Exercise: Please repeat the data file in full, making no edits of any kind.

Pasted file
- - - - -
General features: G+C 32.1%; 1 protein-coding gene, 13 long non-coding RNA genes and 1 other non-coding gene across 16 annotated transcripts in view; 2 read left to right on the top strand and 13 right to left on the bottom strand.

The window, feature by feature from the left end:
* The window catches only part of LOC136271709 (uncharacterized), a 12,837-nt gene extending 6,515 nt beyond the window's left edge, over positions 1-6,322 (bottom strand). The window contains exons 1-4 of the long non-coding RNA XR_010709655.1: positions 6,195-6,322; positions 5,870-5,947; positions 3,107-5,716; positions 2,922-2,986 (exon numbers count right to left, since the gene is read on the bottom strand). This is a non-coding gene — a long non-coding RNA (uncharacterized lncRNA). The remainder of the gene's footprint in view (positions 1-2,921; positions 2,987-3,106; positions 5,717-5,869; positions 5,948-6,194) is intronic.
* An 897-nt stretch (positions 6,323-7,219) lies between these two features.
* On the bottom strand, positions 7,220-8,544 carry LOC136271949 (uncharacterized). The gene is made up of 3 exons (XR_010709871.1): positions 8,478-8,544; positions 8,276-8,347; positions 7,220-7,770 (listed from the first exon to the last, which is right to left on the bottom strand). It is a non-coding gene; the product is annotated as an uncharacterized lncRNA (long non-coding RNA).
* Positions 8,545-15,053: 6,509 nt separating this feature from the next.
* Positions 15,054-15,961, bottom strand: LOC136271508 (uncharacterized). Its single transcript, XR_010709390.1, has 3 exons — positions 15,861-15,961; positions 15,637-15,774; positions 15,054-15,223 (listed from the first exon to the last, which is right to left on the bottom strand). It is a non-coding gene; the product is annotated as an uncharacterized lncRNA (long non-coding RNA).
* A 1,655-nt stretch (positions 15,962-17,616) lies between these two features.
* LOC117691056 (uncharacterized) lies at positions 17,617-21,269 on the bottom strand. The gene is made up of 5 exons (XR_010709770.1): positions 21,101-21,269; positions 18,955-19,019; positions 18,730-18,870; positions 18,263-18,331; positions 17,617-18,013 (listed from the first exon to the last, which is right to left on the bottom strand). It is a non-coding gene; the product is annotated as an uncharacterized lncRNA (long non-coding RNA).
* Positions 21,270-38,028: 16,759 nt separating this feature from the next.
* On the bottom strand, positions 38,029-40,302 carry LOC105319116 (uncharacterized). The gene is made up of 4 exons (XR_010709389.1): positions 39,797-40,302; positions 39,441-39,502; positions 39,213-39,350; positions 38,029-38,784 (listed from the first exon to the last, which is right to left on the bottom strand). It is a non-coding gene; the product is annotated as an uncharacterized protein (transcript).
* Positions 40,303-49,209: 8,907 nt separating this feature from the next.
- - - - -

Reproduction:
General features: G+C 32.1%; 1 protein-coding gene, 13 long non-coding RNA genes and 1 other non-coding gene across 16 annotated transcripts in view; 2 read left to right on the top strand and 13 right to left on the bottom strand.

The window, feature by feature from the left end:
* The window catches only part of LOC136271709 (uncharacterized), a 12,837-nt gene extending 6,515 nt beyond the window's left edge, over positions 1-6,322 (bottom strand). The window contains exons 1-4 of the long non-coding RNA XR_010709655.1: positions 6,195-6,322; positions 5,870-5,947; positions 3,107-5,716; positions 2,922-2,986 (exon numbers count right to left, since the gene is read on the bottom strand). This is a non-coding gene — a long non-coding RNA (uncharacterized lncRNA). The remainder of the gene's footprint in view (positions 1-2,921; positions 2,987-3,106; positions 5,717-5,869; positions 5,948-6,194) is intronic.
* An 897-nt stretch (positions 6,323-7,219) lies between these two features.
* On the bottom strand, positions 7,220-8,544 carry LOC136271949 (uncharacterized). The gene is made up of 3 exons (XR_010709871.1): positions 8,478-8,544; positions 8,276-8,347; positions 7,220-7,770 (listed from the first exon to the last, which is right to left on the bottom strand). It is a non-coding gene; the product is annotated as an uncharacterized lncRNA (long non-coding RNA).
* Positions 8,545-15,053: 6,509 nt separating this feature from the next.
* Positions 15,054-15,961, bottom strand: LOC136271508 (uncharacterized). Its single transcript, XR_010709390.1, has 3 exons — positions 15,861-15,961; positions 15,637-15,774; positions 15,054-15,223 (listed from the first exon to the last, which is right to left on the bottom strand). It is a non-coding gene; the product is annotated as an uncharacterized lncRNA (long non-coding RNA).
* A 1,655-nt stretch (positions 15,962-17,616) lies between these two features.
* LOC117691056 (uncharacterized) lies at positions 17,617-21,269 on the bottom strand. The gene is made up of 5 exons (XR_010709770.1): positions 21,101-21,269; positions 18,955-19,019; positions 18,730-18,870; positions 18,263-18,331; positions 17,617-18,013 (listed from the first exon to the last, which is right to left on the bottom strand). It is a non-coding gene; the product is annotated as an uncharacterized lncRNA (long non-coding RNA).
* Positions 21,270-38,028: 16,759 nt separating this feature from the next.
* On the bottom strand, positions 38,029-40,302 carry LOC105319116 (uncharacterized). The gene is made up of 4 exons (XR_010709389.1): positions 39,797-40,302; positions 39,441-39,502; positions 39,213-39,350; positions 38,029-38,784 (listed from the first exon to the last, which is right to left on the bottom strand). It is a non-coding gene; the product is annotated as an uncharacterized protein (transcript).
* Positions 40,303-49,209: 8,907 nt separating this feature from the next.